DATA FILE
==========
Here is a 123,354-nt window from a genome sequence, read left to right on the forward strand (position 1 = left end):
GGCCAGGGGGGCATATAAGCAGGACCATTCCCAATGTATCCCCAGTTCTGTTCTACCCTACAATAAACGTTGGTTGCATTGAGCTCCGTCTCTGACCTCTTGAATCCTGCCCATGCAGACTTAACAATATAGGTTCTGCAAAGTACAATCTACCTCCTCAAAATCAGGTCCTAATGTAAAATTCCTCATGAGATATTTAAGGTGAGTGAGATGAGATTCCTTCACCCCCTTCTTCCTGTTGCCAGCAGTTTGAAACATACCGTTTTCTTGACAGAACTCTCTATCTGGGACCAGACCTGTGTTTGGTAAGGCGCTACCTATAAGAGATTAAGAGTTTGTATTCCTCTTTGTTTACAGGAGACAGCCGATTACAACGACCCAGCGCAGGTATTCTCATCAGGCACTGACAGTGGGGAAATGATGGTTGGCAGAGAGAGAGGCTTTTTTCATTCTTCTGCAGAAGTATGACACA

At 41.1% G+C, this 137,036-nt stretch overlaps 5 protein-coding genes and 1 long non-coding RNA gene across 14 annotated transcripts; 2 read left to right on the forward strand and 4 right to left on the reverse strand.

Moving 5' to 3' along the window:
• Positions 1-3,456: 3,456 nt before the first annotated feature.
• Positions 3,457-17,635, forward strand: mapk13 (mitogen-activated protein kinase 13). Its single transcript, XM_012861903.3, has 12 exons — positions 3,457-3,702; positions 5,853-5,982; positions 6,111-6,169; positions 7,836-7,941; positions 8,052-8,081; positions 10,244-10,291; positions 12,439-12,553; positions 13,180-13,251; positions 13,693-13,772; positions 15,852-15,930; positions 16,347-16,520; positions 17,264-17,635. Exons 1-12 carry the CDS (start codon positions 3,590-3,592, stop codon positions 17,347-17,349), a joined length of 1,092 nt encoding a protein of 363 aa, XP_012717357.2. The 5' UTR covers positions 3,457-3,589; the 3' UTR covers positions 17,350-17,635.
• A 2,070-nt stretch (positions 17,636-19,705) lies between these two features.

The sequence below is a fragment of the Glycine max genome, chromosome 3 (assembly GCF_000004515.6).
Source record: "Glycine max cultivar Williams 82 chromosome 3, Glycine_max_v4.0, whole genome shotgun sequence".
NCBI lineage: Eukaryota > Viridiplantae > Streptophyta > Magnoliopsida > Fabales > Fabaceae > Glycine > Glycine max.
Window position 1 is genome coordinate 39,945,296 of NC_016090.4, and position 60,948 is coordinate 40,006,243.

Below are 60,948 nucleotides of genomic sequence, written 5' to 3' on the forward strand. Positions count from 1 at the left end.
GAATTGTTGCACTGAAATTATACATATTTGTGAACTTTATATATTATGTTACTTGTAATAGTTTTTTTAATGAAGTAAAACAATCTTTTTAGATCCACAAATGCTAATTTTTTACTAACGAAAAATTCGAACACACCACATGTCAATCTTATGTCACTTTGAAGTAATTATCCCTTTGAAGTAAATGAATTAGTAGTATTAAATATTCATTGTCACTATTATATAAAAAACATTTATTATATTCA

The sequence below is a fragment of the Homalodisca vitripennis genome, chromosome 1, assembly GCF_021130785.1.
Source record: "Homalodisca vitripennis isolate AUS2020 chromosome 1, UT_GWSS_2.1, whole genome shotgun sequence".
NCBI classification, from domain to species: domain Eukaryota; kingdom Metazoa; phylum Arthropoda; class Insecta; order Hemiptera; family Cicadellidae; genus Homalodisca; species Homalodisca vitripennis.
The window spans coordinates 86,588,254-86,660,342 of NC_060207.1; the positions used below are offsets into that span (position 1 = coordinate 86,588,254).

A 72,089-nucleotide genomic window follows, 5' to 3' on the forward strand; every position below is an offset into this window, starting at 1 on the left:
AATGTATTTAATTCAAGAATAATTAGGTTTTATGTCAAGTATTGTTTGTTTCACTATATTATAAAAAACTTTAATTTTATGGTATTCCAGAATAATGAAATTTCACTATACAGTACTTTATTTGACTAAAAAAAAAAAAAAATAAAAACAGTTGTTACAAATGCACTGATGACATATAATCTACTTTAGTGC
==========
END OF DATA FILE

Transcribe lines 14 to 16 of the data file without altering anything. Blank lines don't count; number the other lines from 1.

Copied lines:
The sequence below is a fragment of the Homalodisca vitripennis genome, chromosome 1, assembly GCF_021130785.1.
Source record: "Homalodisca vitripennis isolate AUS2020 chromosome 1, UT_GWSS_2.1, whole genome shotgun sequence".
NCBI classification, from domain to species: domain Eukaryota; kingdom Metazoa; phylum Arthropoda; class Insecta; order Hemiptera; family Cicadellidae; genus Homalodisca; species Homalodisca vitripennis.